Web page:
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GDC Keynote: Building a Better Battlestar


March 23, 2006
 

GDC Keynote: Building a Better Battlestar


The re-imagined crew of the Galactica.

Shortly after Wednesdays Sony Keynote address, developers were treated to a slightly different session from television writing guru, Ronald D. Moore. Getting his career start working as writer and eventually producer on Star Trek: The Next Generation, Star Trek: Deep Space Nine and HBO's short lived series Carnivale. Since then he has worked on what is considered one of the best shows currently on television by publications such as Time, Newsweek and Rolling Stone: Battlestar Galactica. Like the original, the new show is about the last survivors of humanity and their war against the Cylons and the ongoing search for planet Earth.

Before Ron Moore began the audience was treated to a montage of footage from both the original 1978 series intercut with the new one. What was made immediately apparent, to those who were not familiar with both series at least, was a big difference in tone. The original with it's colorful (comparatively) production design and more stationary camera work presented an image of adventure and heroism, while the darker and more subdued production design along with hand held camera work gave the new series the clear feeling of drama and impending doom.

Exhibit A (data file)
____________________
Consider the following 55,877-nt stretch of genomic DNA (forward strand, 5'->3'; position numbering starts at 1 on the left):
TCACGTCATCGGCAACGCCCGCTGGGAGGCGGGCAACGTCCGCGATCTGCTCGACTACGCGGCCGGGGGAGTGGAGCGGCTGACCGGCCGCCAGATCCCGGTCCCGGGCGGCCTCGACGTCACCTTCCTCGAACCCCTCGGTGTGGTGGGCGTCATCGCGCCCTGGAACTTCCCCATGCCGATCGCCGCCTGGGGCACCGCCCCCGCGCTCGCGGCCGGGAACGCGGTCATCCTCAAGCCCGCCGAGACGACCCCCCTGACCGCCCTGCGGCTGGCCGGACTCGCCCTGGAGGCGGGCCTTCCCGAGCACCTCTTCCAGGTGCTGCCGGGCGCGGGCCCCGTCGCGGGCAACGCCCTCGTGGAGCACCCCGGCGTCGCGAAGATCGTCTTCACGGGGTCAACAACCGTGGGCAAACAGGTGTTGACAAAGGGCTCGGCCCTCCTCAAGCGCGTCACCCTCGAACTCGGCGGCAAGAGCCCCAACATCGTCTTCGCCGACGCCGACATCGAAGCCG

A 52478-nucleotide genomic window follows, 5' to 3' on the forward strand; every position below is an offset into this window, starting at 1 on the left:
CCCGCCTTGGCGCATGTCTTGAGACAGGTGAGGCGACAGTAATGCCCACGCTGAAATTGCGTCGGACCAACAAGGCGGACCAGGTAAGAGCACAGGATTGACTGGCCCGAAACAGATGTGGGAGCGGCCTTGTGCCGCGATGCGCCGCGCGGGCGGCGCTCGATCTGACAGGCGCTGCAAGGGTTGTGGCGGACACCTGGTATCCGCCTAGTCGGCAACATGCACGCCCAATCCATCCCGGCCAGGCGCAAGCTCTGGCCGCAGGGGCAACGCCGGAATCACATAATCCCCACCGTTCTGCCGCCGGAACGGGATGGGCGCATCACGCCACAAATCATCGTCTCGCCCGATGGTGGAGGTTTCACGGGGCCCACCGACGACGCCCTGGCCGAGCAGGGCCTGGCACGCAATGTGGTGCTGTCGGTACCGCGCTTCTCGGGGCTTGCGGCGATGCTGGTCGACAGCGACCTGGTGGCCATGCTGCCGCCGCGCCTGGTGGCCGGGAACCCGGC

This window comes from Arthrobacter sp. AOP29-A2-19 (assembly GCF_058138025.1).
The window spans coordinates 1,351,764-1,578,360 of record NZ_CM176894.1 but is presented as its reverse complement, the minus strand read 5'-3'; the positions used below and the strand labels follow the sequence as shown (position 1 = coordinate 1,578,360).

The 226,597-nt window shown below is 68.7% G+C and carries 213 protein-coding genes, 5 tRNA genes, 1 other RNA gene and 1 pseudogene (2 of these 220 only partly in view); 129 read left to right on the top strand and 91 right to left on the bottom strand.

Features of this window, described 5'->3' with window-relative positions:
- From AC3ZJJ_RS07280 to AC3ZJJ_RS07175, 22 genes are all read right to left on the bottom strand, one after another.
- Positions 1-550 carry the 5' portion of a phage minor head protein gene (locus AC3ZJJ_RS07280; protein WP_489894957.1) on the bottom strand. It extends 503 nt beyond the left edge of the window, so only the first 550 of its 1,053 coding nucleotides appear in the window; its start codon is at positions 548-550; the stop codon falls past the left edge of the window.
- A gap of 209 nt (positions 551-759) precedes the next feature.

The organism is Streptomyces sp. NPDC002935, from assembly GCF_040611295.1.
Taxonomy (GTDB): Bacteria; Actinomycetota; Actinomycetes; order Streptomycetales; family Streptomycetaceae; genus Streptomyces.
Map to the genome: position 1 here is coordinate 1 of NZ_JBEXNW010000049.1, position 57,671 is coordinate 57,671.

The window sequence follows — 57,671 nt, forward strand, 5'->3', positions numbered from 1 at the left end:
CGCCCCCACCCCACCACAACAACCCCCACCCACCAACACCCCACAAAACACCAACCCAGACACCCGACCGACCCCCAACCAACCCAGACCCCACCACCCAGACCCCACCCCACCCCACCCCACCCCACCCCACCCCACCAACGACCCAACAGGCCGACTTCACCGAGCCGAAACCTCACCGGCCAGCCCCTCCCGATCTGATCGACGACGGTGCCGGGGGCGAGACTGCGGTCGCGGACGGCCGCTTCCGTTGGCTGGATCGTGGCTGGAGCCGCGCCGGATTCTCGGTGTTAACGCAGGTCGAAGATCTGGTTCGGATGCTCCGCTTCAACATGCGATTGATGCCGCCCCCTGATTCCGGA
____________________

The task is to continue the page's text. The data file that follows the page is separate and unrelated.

Ron Moore began by jokingly stating his confusion at being invited to a video game convention. "Or maybe I'm here to talk about the Ron Moore first-person shooter... go around shooting network executives... ex-wives with alimony payments. Dealing with legions of disgruntled fans. The finale would be a showdown with Walter Koenig at a Star Trek convention in Grand Rapids, Michigan for ultimate control of the universe." He then conceded that he was asked to come because much like Hollywood these days, a large amount of games made now are sequels, updates, adaptations or outright remakes of an existing IP. As showrunner on what is considered to be one of the most successful updates of an existing property, the hope was that Moore could explain the decisions made that appeal to new and larger audience unfamiliar with the Galactica, as well as appeal to fans (most of them at any rate) of the original, which Moore described as "an early childhood guilty pleasure."